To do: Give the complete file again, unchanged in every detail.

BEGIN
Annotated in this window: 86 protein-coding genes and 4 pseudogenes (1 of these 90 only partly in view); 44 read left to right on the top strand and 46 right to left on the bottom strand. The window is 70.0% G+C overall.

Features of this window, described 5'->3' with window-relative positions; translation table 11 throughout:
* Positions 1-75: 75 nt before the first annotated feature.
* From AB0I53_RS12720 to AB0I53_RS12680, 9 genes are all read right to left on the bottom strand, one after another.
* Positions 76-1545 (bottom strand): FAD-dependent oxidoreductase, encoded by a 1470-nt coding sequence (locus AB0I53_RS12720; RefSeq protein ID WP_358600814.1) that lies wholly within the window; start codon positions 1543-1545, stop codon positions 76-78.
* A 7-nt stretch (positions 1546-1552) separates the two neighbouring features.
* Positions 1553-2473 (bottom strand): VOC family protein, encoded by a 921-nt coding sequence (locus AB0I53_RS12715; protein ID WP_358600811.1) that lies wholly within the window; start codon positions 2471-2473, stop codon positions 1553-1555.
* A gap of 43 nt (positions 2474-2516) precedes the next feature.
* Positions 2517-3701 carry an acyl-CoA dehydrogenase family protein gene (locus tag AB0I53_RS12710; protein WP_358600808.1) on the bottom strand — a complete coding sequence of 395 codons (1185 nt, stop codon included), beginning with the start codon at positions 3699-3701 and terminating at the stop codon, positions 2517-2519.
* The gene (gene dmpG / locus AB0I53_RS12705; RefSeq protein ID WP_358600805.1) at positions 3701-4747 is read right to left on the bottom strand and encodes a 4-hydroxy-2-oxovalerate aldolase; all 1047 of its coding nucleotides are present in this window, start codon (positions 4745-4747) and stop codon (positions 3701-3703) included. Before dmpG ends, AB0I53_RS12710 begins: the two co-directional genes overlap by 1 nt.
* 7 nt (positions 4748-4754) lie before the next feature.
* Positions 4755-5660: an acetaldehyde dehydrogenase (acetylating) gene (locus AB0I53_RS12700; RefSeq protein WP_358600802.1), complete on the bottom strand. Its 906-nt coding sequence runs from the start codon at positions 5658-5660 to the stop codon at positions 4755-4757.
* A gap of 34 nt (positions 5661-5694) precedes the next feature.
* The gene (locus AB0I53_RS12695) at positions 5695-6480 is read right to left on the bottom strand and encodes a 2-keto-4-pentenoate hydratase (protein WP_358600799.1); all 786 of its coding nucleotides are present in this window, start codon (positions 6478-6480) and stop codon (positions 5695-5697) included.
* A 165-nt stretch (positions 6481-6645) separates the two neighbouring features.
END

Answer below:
Annotated in this window: 86 protein-coding genes and 4 pseudogenes (1 of these 90 only partly in view); 44 read left to right on the top strand and 46 right to left on the bottom strand. The window is 70.0% G+C overall.

Features of this window, described 5'->3' with window-relative positions; translation table 11 throughout:
* Positions 1-75: 75 nt before the first annotated feature.
* From AB0I53_RS12720 to AB0I53_RS12680, 9 genes are all read right to left on the bottom strand, one after another.
* Positions 76-1545 (bottom strand): FAD-dependent oxidoreductase, encoded by a 1470-nt coding sequence (locus AB0I53_RS12720; RefSeq protein ID WP_358600814.1) that lies wholly within the window; start codon positions 1543-1545, stop codon positions 76-78.
* A 7-nt stretch (positions 1546-1552) separates the two neighbouring features.
* Positions 1553-2473 (bottom strand): VOC family protein, encoded by a 921-nt coding sequence (locus AB0I53_RS12715; protein ID WP_358600811.1) that lies wholly within the window; start codon positions 2471-2473, stop codon positions 1553-1555.
* A gap of 43 nt (positions 2474-2516) precedes the next feature.
* Positions 2517-3701 carry an acyl-CoA dehydrogenase family protein gene (locus tag AB0I53_RS12710; protein WP_358600808.1) on the bottom strand — a complete coding sequence of 395 codons (1185 nt, stop codon included), beginning with the start codon at positions 3699-3701 and terminating at the stop codon, positions 2517-2519.
* The gene (gene dmpG / locus AB0I53_RS12705; RefSeq protein ID WP_358600805.1) at positions 3701-4747 is read right to left on the bottom strand and encodes a 4-hydroxy-2-oxovalerate aldolase; all 1047 of its coding nucleotides are present in this window, start codon (positions 4745-4747) and stop codon (positions 3701-3703) included. Before dmpG ends, AB0I53_RS12710 begins: the two co-directional genes overlap by 1 nt.
* 7 nt (positions 4748-4754) lie before the next feature.
* Positions 4755-5660: an acetaldehyde dehydrogenase (acetylating) gene (locus AB0I53_RS12700; RefSeq protein WP_358600802.1), complete on the bottom strand. Its 906-nt coding sequence runs from the start codon at positions 5658-5660 to the stop codon at positions 4755-4757.
* A gap of 34 nt (positions 5661-5694) precedes the next feature.
* The gene (locus AB0I53_RS12695) at positions 5695-6480 is read right to left on the bottom strand and encodes a 2-keto-4-pentenoate hydratase (protein WP_358600799.1); all 786 of its coding nucleotides are present in this window, start codon (positions 6478-6480) and stop codon (positions 5695-5697) included.
* A 165-nt stretch (positions 6481-6645) separates the two neighbouring features.